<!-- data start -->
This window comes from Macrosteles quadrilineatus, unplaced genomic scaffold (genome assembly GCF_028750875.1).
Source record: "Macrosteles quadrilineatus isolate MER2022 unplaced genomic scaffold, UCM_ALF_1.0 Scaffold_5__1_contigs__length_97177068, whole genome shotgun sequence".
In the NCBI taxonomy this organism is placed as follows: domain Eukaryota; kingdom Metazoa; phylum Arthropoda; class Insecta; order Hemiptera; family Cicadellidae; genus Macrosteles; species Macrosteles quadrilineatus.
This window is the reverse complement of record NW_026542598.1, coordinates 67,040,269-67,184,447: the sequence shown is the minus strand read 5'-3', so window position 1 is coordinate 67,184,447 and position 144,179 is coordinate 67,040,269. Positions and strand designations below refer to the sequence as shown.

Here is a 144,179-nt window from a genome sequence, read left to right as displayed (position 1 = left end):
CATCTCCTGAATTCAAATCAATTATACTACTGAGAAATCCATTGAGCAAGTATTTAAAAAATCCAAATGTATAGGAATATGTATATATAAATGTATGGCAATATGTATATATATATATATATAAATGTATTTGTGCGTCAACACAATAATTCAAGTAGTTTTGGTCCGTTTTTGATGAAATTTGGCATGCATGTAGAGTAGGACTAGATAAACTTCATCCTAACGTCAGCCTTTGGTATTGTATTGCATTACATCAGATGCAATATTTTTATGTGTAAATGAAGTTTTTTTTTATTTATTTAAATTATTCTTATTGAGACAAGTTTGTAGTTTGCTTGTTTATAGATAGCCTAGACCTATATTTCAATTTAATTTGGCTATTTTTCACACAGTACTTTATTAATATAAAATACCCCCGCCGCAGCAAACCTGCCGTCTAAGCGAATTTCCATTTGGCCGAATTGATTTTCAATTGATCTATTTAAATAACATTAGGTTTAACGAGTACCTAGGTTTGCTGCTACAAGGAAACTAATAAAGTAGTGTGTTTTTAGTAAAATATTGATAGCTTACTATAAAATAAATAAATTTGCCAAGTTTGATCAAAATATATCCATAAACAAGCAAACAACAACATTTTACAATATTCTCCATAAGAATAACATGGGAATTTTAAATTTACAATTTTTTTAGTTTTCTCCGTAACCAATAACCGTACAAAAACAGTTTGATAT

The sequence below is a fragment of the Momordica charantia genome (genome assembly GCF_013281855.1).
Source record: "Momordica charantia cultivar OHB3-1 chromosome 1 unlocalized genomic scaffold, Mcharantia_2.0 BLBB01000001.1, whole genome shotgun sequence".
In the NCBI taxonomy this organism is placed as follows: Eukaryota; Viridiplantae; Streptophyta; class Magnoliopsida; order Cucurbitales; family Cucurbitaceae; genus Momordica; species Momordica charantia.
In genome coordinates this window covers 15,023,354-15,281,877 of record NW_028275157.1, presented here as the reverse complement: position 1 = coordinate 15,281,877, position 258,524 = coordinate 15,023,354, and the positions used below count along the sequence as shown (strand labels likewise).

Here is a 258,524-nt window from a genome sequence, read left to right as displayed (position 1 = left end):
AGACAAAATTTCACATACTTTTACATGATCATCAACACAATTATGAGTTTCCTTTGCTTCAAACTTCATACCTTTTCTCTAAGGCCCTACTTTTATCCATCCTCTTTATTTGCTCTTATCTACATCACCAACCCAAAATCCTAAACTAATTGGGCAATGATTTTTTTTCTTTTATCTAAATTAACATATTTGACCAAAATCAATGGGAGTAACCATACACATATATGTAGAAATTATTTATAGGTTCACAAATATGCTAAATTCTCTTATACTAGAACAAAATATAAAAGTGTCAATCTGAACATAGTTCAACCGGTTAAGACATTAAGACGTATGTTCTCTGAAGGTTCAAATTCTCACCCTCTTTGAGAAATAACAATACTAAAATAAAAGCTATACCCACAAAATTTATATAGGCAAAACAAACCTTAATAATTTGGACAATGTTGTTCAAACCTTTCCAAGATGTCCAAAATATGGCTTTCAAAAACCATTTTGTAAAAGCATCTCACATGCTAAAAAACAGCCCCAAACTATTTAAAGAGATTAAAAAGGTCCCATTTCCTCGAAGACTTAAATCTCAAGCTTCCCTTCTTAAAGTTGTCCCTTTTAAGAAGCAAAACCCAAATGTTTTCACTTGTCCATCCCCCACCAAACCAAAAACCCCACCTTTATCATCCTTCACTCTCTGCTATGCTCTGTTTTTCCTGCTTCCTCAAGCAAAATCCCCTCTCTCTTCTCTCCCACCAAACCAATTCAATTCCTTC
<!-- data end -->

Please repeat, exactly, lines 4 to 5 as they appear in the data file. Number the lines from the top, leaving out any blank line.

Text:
This window is the reverse complement of record NW_026542598.1, coordinates 67,040,269-67,184,447: the sequence shown is the minus strand read 5'-3', so window position 1 is coordinate 67,184,447 and position 144,179 is coordinate 67,040,269. Positions and strand designations below refer to the sequence as shown.

Here is a 144,179-nt window from a genome sequence, read left to right as displayed (position 1 = left end):